A Montana administrative rule that would have effectively eliminated abortion access for most Montanans insured through Medicaid was blocked yesterday in response to a lawsuit filed April 28 by the Center for Reproductive Rights and its partners.
The temporary restraining order was issued by a Lewis and Clark County District Court judge blocking the new rule, which was to be enforced starting May 8, by the Montana Department of Public Health and Human Services. The lawsuit argues that the rule violates the Montana Constitution.
In Montana, Medicaid is required to cover “medically necessary” care, including abortion care, and covers that care when it is provided by physicians as well as advanced practice clinicians, including physician assistants, nurse practitioners, and nurse midwives, who provide the majority of abortion care in the large, rural state.
New Rule Would Create Numerous Barriers and Chaos for Patients and Providers
The new rule would restrict the provision of abortion for Medicaid-eligible Montanans to physicians—eliminating access to most abortion providers in the state for people with low incomes. It would also require Medicaid members seeking abortion care to undergo an unnecessary physical exam—eliminating access to medication abortion via telehealth for Montanans on Medicaid. Those who are already strained financially would be forced to make at least one unnecessary visit to a clinic, and to miss work and make the attendant logistical arrangements for travel and childcare, which may be insurmountable.
For those that do manage to reach a physician and make an in-person visit, the rule requires patients to obtain prior authorization and submit various documentation to the State to determine whether to approve or deny coverage for abortion care. And the new rule narrowly redefines “medically necessary” when it comes to abortion, and abortion alone. So, the State may deny Medicaid coverage for abortion care even for those who are able to overcome the various other obstacles the rule imposes. Individually and together, these aspects of the rule take away from the most vulnerable Montanans the right to make critical decisions about their health and their lives and force them to stay pregnant and give birth.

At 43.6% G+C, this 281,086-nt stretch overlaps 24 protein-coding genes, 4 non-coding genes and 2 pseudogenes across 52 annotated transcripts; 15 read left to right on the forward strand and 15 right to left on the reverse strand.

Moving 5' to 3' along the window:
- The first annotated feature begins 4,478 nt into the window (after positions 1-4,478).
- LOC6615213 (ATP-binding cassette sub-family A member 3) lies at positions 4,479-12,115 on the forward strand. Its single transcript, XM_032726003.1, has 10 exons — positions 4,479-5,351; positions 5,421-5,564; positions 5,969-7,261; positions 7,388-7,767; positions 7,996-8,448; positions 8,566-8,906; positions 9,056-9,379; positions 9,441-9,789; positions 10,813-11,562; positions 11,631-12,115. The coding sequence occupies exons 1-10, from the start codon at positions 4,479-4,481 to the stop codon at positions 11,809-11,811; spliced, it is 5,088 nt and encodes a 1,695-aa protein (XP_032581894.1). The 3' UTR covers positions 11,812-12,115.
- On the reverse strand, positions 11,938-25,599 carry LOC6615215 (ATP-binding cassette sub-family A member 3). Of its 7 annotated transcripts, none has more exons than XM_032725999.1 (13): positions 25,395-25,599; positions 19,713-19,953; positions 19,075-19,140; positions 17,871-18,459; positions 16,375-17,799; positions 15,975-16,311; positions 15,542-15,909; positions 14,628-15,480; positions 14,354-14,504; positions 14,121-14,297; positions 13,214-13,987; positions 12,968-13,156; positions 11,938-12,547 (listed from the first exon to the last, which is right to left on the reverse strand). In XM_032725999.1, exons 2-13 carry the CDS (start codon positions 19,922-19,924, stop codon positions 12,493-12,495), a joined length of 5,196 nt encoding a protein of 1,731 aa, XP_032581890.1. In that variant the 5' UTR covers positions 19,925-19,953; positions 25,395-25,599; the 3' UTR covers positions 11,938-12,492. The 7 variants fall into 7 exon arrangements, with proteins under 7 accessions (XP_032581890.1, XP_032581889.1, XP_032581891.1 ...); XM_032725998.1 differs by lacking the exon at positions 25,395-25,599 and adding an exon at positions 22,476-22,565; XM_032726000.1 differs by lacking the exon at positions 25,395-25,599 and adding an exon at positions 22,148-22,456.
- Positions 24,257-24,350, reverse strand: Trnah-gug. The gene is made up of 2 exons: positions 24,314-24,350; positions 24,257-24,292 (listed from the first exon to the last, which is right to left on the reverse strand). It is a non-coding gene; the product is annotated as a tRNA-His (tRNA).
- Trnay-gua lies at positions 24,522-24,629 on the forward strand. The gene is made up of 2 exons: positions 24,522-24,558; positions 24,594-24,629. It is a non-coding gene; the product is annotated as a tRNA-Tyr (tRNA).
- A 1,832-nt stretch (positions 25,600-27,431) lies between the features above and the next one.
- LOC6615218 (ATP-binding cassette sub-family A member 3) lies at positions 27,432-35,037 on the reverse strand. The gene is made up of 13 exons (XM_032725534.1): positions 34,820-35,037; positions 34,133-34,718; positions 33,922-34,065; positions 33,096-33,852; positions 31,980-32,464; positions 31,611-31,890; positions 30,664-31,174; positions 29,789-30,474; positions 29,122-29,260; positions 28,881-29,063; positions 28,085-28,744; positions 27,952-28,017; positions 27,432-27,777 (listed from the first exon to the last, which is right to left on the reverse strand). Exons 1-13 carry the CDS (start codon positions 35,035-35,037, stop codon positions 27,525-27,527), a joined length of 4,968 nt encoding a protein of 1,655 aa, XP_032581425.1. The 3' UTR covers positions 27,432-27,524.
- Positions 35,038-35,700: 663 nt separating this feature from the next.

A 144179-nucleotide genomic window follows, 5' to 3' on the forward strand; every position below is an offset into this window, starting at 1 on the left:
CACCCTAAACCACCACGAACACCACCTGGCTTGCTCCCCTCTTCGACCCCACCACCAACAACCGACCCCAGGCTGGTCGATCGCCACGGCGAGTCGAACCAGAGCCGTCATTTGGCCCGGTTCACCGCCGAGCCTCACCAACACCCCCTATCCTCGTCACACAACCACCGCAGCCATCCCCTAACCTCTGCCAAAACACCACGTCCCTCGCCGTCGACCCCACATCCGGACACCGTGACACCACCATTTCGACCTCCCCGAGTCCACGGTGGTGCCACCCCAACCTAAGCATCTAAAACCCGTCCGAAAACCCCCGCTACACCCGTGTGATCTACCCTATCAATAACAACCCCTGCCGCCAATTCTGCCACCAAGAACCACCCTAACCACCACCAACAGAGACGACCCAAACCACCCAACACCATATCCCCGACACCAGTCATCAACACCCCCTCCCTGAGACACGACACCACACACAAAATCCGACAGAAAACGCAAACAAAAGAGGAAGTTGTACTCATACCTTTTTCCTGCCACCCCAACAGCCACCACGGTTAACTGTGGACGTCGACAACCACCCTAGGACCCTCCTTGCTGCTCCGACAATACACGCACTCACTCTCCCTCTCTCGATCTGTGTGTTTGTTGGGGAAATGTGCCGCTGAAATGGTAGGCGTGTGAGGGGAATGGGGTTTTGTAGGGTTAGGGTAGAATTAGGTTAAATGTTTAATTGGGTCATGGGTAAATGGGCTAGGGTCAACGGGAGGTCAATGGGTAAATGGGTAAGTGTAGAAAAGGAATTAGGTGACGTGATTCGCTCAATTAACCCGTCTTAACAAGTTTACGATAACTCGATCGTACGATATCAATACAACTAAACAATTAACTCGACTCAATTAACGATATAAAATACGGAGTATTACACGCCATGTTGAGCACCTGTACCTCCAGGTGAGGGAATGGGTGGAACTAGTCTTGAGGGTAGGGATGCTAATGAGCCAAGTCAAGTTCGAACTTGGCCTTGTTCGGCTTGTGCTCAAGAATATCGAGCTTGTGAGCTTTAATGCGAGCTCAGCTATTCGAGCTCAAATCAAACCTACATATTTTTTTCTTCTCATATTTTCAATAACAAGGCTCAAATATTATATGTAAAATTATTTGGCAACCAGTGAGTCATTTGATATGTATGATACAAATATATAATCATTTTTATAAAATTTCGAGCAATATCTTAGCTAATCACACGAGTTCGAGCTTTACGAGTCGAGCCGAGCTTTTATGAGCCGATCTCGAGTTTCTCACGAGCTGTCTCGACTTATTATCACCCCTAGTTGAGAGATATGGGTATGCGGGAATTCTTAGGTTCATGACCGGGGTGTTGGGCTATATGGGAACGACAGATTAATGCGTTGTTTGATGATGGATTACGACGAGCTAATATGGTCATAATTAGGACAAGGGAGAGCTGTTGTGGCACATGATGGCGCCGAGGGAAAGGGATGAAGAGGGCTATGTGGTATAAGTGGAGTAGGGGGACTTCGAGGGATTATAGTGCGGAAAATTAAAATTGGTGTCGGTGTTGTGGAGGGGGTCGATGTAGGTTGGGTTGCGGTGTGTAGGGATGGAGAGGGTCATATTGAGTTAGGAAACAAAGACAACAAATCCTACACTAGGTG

The lawsuit challenging the state rule was filed by Planned Parenthood Federation of America, the Center for Reproductive Rights, and the ACLU of Montana on behalf of All Families Healthcare, Blue Mountain Clinic, and Planned Parenthood of Montana. A hearing on the abortion providers’ request for a preliminary injunction is scheduled for May 12.
In a joint statement commenting about the temporary restraining order, the leaders from the organizations said: “We are incredibly grateful that the Court stopped this dangerous, unconstitutional new Medicaid rule from going into effect on May 8. When they rejected LR-131 last November, the people of Montana made clear that they do not want the government interfering with their reproductive health care. It shouldn’t matter what zip code you live in, how much money you make, or what insurance you use—everyone deserves access to the full range of reproductive health care services available in Montana. We will continue to fight this rule to protect pregnant Montanans with low incomes and their freedom to make decisions about their bodies, lives, and futures.”
A hearing on the abortion providers’ request for a preliminary injunction is scheduled for May 23 at 1:30 pm MT.